Jonathan Toews opens up about health issues, future: ‘Could be my last few weeks in Chicago’

Toews returned to the Blackhawks’ morning skate Tuesday — two months to the day since his last game — and will try to make a few appearances before the season ends April 13. But he has battled through immense pain and fatigue to get to this point.

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Jonathan Toews prepares to take a faceoff.

Jonathan Toews opened up Tuesday about how he has felt over the last two months.

Jeffrey T. Barnes/AP

From afar, Jonathan Toews looked like Jonathan Toews during the Blackhawks’ morning skate Tuesday.

The Hawks’ captain skated and shot the puck with his typical fluidity and power. He jokingly celebrated goals into empty nets, briefly talked strategy with Reese Johnson and roughhoused with Seth Jones.

But Toews, in reality, has not felt like himself.

It was exactly two months since his last Hawks appearance Jan. 28. He stepped away from the team shortly afterward because of a resurgence of symptoms from chronic immune response syndrome and long COVID.

And since then, he has grappled with many mental and physical issues, including his extremely murky hockey future.

“It’s definitely on my mind that this could be my last few weeks in Chicago as a Blackhawk,” Toews admitted Tuesday.

Indeed, his contract will expire in July, and he has no idea what he’ll be capable of doing beyond that point. He has decided to try his best to play at least a few times in the Hawks’ eight remaining games leading up to their April 13 season finale.

He’ll need some time to improve his conditioning, and he warned fans not to “expect much” when he does return. But when Toews is determined to do something, history has proved it unwise to bet against him.

“[It’s] important for me to just go out there, enjoy the game, soak it in and just really appreciate everything I’ve been able to be a part of here in Chicago — and show my appreciation to the fans, as well,” he said.

Up until a few weeks ago, however, Toews was strongly considering sitting out the rest of the season.

That discouragement stemmed from how bad things got in January, when his steady improvement over the last two years — since sitting out the entire 2021 season — suddenly reversed course into an abrupt and alarming decline.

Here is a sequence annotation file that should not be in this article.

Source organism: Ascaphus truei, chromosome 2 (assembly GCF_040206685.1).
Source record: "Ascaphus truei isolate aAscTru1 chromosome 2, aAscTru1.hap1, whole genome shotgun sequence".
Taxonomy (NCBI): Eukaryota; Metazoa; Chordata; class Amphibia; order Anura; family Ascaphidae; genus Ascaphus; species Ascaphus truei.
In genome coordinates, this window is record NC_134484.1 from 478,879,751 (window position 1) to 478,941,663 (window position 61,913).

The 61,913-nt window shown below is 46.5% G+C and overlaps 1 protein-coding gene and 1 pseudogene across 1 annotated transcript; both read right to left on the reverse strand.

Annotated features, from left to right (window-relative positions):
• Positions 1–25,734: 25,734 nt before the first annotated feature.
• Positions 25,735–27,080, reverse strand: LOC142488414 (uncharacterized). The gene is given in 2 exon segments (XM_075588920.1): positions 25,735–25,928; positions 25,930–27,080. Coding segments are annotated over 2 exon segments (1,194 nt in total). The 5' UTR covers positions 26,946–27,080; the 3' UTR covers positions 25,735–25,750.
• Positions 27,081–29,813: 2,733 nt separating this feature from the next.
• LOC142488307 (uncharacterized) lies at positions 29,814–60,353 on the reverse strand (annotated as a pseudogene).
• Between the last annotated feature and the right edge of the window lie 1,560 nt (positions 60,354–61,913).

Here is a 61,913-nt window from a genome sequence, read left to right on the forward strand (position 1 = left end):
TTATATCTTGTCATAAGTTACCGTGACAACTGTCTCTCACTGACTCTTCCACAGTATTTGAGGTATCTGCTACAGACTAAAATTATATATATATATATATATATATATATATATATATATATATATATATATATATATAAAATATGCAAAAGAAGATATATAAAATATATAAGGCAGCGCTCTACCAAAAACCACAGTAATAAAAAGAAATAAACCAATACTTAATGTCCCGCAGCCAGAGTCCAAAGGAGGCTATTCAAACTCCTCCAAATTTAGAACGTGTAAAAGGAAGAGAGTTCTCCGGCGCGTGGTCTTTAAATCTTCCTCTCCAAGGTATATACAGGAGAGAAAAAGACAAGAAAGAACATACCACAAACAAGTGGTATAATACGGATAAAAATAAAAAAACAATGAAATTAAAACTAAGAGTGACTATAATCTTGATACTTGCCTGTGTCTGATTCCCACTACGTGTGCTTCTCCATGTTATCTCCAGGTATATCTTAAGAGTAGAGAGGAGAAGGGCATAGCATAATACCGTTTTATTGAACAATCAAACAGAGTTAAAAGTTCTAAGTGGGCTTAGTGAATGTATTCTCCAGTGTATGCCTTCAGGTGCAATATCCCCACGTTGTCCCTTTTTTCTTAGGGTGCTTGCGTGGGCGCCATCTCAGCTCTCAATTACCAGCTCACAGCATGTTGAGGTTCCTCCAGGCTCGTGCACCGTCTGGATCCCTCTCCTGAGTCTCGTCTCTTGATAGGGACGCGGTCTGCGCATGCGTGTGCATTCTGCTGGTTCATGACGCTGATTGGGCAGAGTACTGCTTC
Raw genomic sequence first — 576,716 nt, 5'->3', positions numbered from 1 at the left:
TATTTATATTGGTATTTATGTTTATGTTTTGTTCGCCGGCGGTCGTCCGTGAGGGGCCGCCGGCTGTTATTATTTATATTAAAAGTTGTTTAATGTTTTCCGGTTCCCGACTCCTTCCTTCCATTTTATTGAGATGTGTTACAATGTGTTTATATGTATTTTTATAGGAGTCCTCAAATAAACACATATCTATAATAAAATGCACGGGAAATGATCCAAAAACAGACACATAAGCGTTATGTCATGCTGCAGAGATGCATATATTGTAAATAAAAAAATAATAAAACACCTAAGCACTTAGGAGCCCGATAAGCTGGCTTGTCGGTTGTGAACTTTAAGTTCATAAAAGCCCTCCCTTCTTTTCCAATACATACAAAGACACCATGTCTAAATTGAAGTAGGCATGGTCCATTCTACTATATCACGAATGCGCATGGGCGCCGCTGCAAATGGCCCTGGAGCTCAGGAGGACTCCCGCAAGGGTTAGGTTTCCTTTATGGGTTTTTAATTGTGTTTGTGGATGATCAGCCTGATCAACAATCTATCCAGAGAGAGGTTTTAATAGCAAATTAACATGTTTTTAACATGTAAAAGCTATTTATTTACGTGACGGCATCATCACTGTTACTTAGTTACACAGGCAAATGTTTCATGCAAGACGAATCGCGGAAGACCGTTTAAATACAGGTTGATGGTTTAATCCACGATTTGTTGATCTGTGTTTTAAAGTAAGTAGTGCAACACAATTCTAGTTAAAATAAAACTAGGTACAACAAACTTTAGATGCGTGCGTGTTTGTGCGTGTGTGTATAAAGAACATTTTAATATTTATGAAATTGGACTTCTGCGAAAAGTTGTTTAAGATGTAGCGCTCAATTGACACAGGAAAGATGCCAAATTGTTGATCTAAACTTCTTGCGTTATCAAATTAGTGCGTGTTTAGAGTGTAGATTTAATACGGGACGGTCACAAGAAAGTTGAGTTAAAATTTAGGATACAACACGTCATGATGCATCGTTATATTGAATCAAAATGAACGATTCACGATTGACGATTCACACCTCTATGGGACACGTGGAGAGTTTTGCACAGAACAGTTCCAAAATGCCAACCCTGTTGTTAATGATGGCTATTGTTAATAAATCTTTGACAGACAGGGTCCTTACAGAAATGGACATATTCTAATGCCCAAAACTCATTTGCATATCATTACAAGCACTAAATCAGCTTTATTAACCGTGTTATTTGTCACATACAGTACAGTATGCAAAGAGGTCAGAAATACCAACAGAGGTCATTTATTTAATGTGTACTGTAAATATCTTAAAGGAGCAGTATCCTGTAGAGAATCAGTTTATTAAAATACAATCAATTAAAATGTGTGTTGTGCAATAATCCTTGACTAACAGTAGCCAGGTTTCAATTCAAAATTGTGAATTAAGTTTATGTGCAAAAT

He felt exhausted during the Hawks’ stretch of six games (including five on the road) in the last 10 days before the All-Star break. His body was inflamed. He felt “miserable.” He “couldn’t move on the ice” and lacked the motivation to “roll out of bed.”

“When day after day you’re just pushing through pain, it’s just like, ‘To what end?’ ’’ he said. “When you’re young and you’re playing for a Stanley Cup . . . that means something, and it’s worthwhile. But I’m at that point where it feels like more damage is being done than is a good thing.

“The decision was, ‘I’ve got to get myself right or the decision to not continue to play is probably going to be made for me.’ ’’

Yet, all the while, it was difficult to explain or understand why.

“It’s not like a knee injury or shoulder injury where you lay under an MRI, and your proof is right there,” he said. “Even for me, it has been really challenging at times to figure out what’s going on.”

Thankfully, Toews’ two months away from hockey at least halted his symptoms’ downward spiral. After skating Tuesday, he looked very red but observed “encouraging” progress.

He has made his mind up about his long-term objective, too. It will simply take time to ascertain what will make that objective viable.

“I’m committed to get back to a place where . . . [I have the] energy to not only go out there and play the game at the level I know that I can, but also have the energy left over to enjoy life and enjoy my time with my teammates, whether it’s going to dinners or just little things like that,” he said.

“All that stuff has been nonexistent. [I] really just go home, lay there, try to recover and get ready for the next day. That’s all it has really been. So we’ll see how things play out.”

Consulting Sutter

Toews has received support and advice for his long COVID struggles from fellow NHL veteran forward Brandon Sutter.

Sutter, 34, hasn’t played in almost two years since developing long COVID in the summer of 2021, a few months after he was infected during a Canucks outbreak in the no-fans season that Toews skipped. Sutter recently told Sportsnet he’s finally regaining his ability to work out and do everyday chores and can “see light at the end of the tunnel.”

Toews said he and Sutter recently discovered they’ve “dealt with a lot of the same [or] similar symptoms.” They had some helpful conversations about reducing stress on the body.

Missing Kane

Toews’ two-month absence meant he wasn’t around to comment on the Patrick Kane trade — until Tuesday.

“I was definitely shocked,” Toews said. “The possibility was there for a while, but it’s like, ‘Ah, it’s not actually going to happen.’

“All of a sudden, you see him in a New York Rangers jersey. It kind of looks good on him, to be honest with you. I hate to say that. But [I’m] just happy to see him enjoying himself and playing with some really good players.”

Toews said he and Kane have been texting back and forth, and he’s excited to watch Kane “play some meaningful games in the playoffs” again.

But “it feels a lot different” for Toews to re-enter the Hawks’ locker room and not see No. 88 anywhere.

As far as Kane goes, he has a respectable nine points in 13 games since the trade, during which the Rangers have gone 9-3-1.

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